Looking for a good way to get your oil painting brushes clean? My favorite method is with my custom made brush cleaning can which I'll show you how to make. There are also some pre-made cleaning jars you can purchase, but lets give you an overview first of the best option I've found.
3 easy steps to make your own oil paint brush cleaning can!
Here are the supplies you'll need to DIY a cleaning container for your oil-based paint brushes:
Let's begin with the wire mesh: Using wire mesh provides a surface for you to wipe your brush as well as a barrier between your dirty solvent and your clean solvent. As you continue to use the paint can to clean your brushes, over time, the residue from the oil paint will be suspended and eventually the solvent will separate it out. Since the oil residue is heavy, it sinks it's way to the bottom of the can, leaving the top layer clean, so that you’re always wiping your brush in clean solvent. I usually buy my wire mesh in a roll at my local hardware store, but I also found some single sheets here. I also found some different single sheets of similar wire mesh that should also work. Also please note: the edges or the wire mesh can be very sharp, so take care to not cut or scratch yourself when making your mesh screen. You can use a file to dull any sharp points.
Step 1: Measure - To measure out the correct size of mesh to fit inside your paint can, just unroll and place a corner area over the top of the can. If you have single sheets just place it over top the can. You want it to be in the shape of a square and you want to have all four sides hanging over the edge of the can.
Step 2: Mark and Cut - Once you have the area determined, a permanent marker is useful to help mark the perimeter so you have a visual when you’re cutting the mesh with wire cutters. After you’ve got your square piece of mesh cut, use your permanent marker to draw a “+” sign. You’ll cut out the “+” sign by removing the 4 corner areas.
Step 3: Fold - To fit the mesh inside the paint can, fold the outer pieces down to form a 5 sided cube (the bottom side will be open) and once you do that you can fit the mesh inside the can.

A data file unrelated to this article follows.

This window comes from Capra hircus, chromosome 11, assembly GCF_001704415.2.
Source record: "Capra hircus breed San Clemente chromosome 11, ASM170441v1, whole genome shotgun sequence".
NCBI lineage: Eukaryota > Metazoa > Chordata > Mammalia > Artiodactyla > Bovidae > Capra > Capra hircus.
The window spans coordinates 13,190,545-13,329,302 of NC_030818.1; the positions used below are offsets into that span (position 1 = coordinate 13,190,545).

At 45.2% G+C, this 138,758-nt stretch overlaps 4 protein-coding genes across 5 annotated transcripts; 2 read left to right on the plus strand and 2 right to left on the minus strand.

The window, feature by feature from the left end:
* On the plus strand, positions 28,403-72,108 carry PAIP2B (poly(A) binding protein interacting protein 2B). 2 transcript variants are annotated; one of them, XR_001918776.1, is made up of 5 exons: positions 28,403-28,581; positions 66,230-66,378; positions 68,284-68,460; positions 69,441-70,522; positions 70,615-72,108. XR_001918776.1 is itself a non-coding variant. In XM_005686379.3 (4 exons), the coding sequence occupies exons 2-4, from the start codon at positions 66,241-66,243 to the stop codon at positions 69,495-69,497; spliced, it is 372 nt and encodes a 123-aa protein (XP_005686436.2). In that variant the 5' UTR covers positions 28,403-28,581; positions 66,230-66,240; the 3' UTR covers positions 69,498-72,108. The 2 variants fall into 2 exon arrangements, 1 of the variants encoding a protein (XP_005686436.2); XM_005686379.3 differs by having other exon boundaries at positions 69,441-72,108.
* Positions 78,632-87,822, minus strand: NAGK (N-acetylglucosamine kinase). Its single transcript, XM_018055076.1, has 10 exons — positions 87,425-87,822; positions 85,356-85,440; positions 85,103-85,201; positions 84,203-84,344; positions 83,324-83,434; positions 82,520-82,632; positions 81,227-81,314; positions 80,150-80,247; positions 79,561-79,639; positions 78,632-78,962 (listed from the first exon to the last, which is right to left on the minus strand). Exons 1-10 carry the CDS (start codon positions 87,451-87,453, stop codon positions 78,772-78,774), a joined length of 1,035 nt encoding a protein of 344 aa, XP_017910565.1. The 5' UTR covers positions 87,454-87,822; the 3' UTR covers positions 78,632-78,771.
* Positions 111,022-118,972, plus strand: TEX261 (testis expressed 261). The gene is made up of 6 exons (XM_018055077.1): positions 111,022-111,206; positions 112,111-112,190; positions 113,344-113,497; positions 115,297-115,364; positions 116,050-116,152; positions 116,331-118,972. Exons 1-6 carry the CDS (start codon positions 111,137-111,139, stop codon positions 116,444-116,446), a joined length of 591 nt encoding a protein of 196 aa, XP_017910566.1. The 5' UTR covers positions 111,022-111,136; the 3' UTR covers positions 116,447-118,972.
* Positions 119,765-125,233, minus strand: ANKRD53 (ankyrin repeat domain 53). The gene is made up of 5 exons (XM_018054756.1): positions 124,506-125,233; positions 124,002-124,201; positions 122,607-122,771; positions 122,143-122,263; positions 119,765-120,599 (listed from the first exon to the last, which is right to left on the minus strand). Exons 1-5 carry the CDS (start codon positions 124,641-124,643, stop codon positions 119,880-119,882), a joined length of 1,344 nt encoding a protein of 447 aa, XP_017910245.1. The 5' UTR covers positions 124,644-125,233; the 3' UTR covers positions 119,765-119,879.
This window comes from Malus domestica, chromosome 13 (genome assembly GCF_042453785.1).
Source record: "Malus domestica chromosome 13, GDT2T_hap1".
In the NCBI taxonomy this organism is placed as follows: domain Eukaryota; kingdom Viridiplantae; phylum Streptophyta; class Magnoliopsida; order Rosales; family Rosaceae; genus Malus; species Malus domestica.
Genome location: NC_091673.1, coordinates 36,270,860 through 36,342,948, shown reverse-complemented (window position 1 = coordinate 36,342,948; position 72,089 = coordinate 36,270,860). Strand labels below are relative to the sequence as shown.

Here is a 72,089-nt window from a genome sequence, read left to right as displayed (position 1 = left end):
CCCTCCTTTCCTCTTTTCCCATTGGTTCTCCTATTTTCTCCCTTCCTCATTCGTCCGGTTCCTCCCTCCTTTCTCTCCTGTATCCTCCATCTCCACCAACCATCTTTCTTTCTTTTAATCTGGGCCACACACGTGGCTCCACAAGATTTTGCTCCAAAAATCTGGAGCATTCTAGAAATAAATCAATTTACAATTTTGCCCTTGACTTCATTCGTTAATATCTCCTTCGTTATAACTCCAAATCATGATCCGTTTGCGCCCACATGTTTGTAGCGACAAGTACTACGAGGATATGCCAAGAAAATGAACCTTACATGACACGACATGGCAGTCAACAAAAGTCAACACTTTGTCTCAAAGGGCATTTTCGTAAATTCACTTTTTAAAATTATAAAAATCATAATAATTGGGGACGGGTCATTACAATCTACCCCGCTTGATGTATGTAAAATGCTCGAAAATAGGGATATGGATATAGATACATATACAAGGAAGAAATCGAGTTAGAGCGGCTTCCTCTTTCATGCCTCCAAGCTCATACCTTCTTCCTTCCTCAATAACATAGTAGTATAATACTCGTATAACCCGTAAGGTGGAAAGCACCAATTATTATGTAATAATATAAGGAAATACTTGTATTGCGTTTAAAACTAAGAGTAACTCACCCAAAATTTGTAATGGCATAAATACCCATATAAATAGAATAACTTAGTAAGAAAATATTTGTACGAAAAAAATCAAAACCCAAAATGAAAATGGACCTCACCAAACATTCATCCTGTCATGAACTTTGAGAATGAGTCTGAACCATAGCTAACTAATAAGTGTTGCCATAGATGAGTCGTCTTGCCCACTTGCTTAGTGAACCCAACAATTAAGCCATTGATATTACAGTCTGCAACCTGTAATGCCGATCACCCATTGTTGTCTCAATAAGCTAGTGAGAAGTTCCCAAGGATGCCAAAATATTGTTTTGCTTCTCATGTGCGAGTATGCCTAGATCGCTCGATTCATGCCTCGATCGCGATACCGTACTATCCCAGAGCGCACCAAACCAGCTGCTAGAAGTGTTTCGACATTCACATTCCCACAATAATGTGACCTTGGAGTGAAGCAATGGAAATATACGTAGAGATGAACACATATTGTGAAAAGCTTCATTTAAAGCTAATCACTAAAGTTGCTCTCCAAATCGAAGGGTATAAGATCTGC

Your small mesh cube may take a little effort to get it inside the can.
And there you have it! The last step is to pour your mineral spirits or Turpentine into the container until it fills about an inch or two over the mesh screen and then you're ready to clean brushes! By wiping the brush on the mesh you work the solvent through the bristles, which gives them a thorough clean. Afterwards you might spin the brush in a waste area or just dab it onto a clean paper towel or rag to remove excess solvent.
Depending on how often you paint this container can last up to many years. I paint almost every day and my most recent one lasted me about 2 years before needing to make this new one, and I paint a lot!
If you'd like to see this process in video form, you can watch it down below:
You can also use a store-bought can similar to this. These cans work the same way essentially, but keep in mind they may not last as long without cleaning and maintenance of the jar itself. When I make my own can, I stand up the mesh screen inside much higher than pre-made cans I've found in the store, so it holds a lot more sediment at the bottom and thus lasts longer for me.
Never the less I do paint a lot and many artists, especially hobby painters, might not need anything more than a good pre-made jar. So if you think that might be you, I would recommend anyone of these top rated paint brush cleaning jars.
Conditioning and preserving your brushes
Every so often I’ll take some brush cleaner/conditioner to help my brushes last as long as possible. Whenever you plan on leaving your easel for long periods of time, it's best to make sure that your brushes don't dry out and begin to fray. Using an oil or conditioner after your initial wash will prevent fraying and preserve your brushes. I would suggest a popular brand such as Master's Brush Cleaner or W&N Brush Cleaner and using them as directed.
I hope that this information is useful to anyone learning about oil painting and even for those who have been and are wanting to try something a little different. If you have any questions about my supplies, here is a complete list of the art supplies I use to create!
Good luck and happy painting!
I'm Chuck Black, landscape and wildlife artist based in Southwest Montana.
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